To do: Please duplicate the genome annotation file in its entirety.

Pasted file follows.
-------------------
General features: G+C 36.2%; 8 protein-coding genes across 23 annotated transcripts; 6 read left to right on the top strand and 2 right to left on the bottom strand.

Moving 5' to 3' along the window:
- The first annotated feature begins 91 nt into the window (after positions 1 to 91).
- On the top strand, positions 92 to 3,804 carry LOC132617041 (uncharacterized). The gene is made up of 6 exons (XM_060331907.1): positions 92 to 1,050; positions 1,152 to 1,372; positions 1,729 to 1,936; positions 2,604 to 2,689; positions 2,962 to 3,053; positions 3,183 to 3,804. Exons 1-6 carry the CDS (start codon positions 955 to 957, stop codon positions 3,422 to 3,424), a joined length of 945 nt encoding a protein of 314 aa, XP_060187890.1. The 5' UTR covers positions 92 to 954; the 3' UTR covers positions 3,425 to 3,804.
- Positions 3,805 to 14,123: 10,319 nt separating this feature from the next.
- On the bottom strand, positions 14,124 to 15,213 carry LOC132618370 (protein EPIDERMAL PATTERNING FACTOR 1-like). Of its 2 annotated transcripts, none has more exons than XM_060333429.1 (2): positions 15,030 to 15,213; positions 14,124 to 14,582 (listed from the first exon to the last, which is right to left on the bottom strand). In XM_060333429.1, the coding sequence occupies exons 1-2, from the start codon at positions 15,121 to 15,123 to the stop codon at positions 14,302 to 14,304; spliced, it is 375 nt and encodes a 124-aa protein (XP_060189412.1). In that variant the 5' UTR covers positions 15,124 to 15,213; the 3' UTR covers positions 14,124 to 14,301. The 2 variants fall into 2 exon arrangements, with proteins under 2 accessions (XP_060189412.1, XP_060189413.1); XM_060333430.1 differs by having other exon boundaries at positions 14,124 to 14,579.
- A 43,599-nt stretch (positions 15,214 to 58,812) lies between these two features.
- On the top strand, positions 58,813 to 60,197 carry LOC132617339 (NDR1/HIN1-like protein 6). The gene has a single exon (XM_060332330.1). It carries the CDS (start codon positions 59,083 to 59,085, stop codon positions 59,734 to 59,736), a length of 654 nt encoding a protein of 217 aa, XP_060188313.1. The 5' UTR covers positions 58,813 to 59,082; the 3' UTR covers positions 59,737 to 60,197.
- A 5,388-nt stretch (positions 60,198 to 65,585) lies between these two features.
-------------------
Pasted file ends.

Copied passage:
General features: G+C 36.2%; 8 protein-coding genes across 23 annotated transcripts; 6 read left to right on the top strand and 2 right to left on the bottom strand.

Moving 5' to 3' along the window:
- The first annotated feature begins 91 nt into the window (after positions 1 to 91).
- On the top strand, positions 92 to 3,804 carry LOC132617041 (uncharacterized). The gene is made up of 6 exons (XM_060331907.1): positions 92 to 1,050; positions 1,152 to 1,372; positions 1,729 to 1,936; positions 2,604 to 2,689; positions 2,962 to 3,053; positions 3,183 to 3,804. Exons 1-6 carry the CDS (start codon positions 955 to 957, stop codon positions 3,422 to 3,424), a joined length of 945 nt encoding a protein of 314 aa, XP_060187890.1. The 5' UTR covers positions 92 to 954; the 3' UTR covers positions 3,425 to 3,804.
- Positions 3,805 to 14,123: 10,319 nt separating this feature from the next.
- On the bottom strand, positions 14,124 to 15,213 carry LOC132618370 (protein EPIDERMAL PATTERNING FACTOR 1-like). Of its 2 annotated transcripts, none has more exons than XM_060333429.1 (2): positions 15,030 to 15,213; positions 14,124 to 14,582 (listed from the first exon to the last, which is right to left on the bottom strand). In XM_060333429.1, the coding sequence occupies exons 1-2, from the start codon at positions 15,121 to 15,123 to the stop codon at positions 14,302 to 14,304; spliced, it is 375 nt and encodes a 124-aa protein (XP_060189412.1). In that variant the 5' UTR covers positions 15,124 to 15,213; the 3' UTR covers positions 14,124 to 14,301. The 2 variants fall into 2 exon arrangements, with proteins under 2 accessions (XP_060189412.1, XP_060189413.1); XM_060333430.1 differs by having other exon boundaries at positions 14,124 to 14,579.
- A 43,599-nt stretch (positions 15,214 to 58,812) lies between these two features.
- On the top strand, positions 58,813 to 60,197 carry LOC132617339 (NDR1/HIN1-like protein 6). The gene has a single exon (XM_060332330.1). It carries the CDS (start codon positions 59,083 to 59,085, stop codon positions 59,734 to 59,736), a length of 654 nt encoding a protein of 217 aa, XP_060188313.1. The 5' UTR covers positions 58,813 to 59,082; the 3' UTR covers positions 59,737 to 60,197.
- A 5,388-nt stretch (positions 60,198 to 65,585) lies between these two features.